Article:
'Penalty points have been hugely successful'

Minister says new Road Traffic Bill will make a big difference to safety on the roads.

 Minister for Transport, Tourism and Sport Leo Varadkar: “I am a member of a Government that has reduced the number of public servants including gardaí, so I don’t want to come across as if I am pointing the finger. We are collectively responsible.”    Photograph: Eric Luke/The Irish Times

Minister for Transport, Tourism and Sport Leo Varadkar: “I am a member of a Government that has reduced the number of public servants including gardaí, so I don’t want to come across as if I am pointing the finger. We are collectively responsible.” Photograph: Eric Luke/The Irish Times

Sat, Dec 28, 2013, 08:44

For the first time since 2005, the number of people killed on Irish roads will rise this year. Minister for Transport Leo Varadkar admits the increase this year to 188 as of yesterday, an increase of 28, is too large to be a statistical blip and marks the reversal of a recent downward trend.

Reasons for the increase are multifaceted, but Road Safety Authority (RSA) chairman Gay Byrne has identified reduced enforcement as the main factor as a consequence of the falling strength of the Garda Traffic Corps.

To support his point, Byrne wrote to the Minister earlier this year quoting Garda figures which showed detection rates for speeding, mobile phone use and non-wearing of a seatbelt were down by an average of 36 per cent during the first quarter. Byrne has repeatedly said public perception has shifted and drivers believe they are unlikely to meet “yellow jackets” on the roads.

Varadkar responds that the Garda Commissioner has assured him road traffic enforcement levels are appropriate.

“That is not something I can easily second guess,” he says, but “what certainly is the case is that the number of fixed charge notices being issued is well down and certainly fewer samples are being sent to the Medical Bureau of Road Safety to be analysed”.

The Minister agrees public perception has changed.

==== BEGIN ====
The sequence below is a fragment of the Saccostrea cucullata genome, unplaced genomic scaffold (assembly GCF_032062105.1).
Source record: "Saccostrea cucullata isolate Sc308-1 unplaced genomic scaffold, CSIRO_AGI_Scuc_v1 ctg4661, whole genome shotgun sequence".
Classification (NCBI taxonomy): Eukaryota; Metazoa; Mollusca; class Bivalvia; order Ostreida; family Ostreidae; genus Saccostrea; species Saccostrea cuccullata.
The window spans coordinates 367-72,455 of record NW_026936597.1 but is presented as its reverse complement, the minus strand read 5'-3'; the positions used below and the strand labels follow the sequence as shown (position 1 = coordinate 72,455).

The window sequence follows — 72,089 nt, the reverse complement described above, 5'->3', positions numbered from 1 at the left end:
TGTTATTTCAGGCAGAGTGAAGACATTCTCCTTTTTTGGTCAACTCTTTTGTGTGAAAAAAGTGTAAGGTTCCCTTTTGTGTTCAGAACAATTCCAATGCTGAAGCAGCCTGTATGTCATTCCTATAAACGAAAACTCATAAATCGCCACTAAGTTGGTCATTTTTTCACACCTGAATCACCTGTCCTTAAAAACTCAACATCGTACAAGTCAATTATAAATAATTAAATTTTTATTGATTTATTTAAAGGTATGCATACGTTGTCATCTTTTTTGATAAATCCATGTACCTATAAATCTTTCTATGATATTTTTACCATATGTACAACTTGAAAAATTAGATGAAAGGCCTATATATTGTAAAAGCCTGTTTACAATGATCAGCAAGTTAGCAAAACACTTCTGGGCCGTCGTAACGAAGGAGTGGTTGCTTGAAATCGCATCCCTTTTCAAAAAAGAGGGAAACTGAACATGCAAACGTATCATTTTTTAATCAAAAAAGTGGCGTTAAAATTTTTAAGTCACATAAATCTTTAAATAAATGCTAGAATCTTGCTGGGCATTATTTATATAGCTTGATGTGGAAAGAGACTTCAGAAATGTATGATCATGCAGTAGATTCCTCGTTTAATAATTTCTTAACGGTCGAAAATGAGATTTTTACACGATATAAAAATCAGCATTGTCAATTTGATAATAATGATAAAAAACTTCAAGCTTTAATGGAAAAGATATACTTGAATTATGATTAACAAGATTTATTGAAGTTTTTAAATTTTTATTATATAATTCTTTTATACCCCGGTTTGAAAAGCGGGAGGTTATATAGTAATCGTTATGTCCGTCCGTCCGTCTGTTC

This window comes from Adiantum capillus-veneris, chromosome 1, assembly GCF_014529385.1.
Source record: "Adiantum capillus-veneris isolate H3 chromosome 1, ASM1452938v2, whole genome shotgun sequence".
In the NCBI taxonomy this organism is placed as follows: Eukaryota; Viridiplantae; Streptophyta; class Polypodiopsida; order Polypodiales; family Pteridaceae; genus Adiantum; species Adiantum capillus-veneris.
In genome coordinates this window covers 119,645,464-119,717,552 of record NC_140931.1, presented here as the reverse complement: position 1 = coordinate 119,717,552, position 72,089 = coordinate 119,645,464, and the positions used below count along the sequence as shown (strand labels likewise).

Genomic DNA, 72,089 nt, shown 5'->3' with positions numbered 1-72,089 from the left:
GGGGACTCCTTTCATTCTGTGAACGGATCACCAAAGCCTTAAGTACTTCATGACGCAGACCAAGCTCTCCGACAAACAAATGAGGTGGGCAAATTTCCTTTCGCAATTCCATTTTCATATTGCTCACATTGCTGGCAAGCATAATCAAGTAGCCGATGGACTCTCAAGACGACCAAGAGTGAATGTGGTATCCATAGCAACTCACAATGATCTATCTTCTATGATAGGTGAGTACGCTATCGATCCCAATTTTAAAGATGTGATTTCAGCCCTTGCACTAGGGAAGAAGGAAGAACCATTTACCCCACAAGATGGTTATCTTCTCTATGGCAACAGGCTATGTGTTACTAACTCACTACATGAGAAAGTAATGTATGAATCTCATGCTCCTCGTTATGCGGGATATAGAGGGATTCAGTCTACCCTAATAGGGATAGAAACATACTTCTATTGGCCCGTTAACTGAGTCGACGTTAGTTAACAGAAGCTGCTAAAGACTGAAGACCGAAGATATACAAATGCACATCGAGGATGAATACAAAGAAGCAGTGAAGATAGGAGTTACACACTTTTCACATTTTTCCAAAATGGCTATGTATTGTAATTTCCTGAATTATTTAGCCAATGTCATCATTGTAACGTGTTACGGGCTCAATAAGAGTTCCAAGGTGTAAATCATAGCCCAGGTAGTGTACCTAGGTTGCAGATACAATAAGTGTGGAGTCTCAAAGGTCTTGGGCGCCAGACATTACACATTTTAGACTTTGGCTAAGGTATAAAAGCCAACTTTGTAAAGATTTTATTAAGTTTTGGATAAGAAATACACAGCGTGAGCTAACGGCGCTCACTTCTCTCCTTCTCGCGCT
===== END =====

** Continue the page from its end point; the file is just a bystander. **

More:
“The fact that less people are getting [fixed charge] notices and less people are being tested [for alcohol] is driving the public perception that enforcement is down, and that . . . is a problem in itself.”

While he wants to see more enforcement, Vardakar says he is not “pointing the finger” at Minister for Justice Alan Shatter or gardaí. “I am a member of a Government that has reduced the number of public servants including gardaí, so I don’t want to come across as if I am pointing the finger. We are collectively responsible.”

Asked how be plans to reverse the rise in deaths, the Minister highlights some of the measures in the Road Traffic Bill 2013. This legislation is quietly completing its passage through the Oireachtas and will come into force early next year. It increases penalty points for speeding and illegal mobile phone use from two to three. It also includes measures aimed at young and inexperienced drivers, including the introduction of a limit of just seven points for learner motorists before they can be put off the road. Learner motorists detected driving unaccompanied will also receive penalty points.

As a result of the changes, fully licensed drivers will now lose their licence after being caught speeding or using their phone just four times (down from six) over three years. Inexperienced drivers (learners and those on their first two years of driving after passing their test) will be off the road if detected offending just three times.

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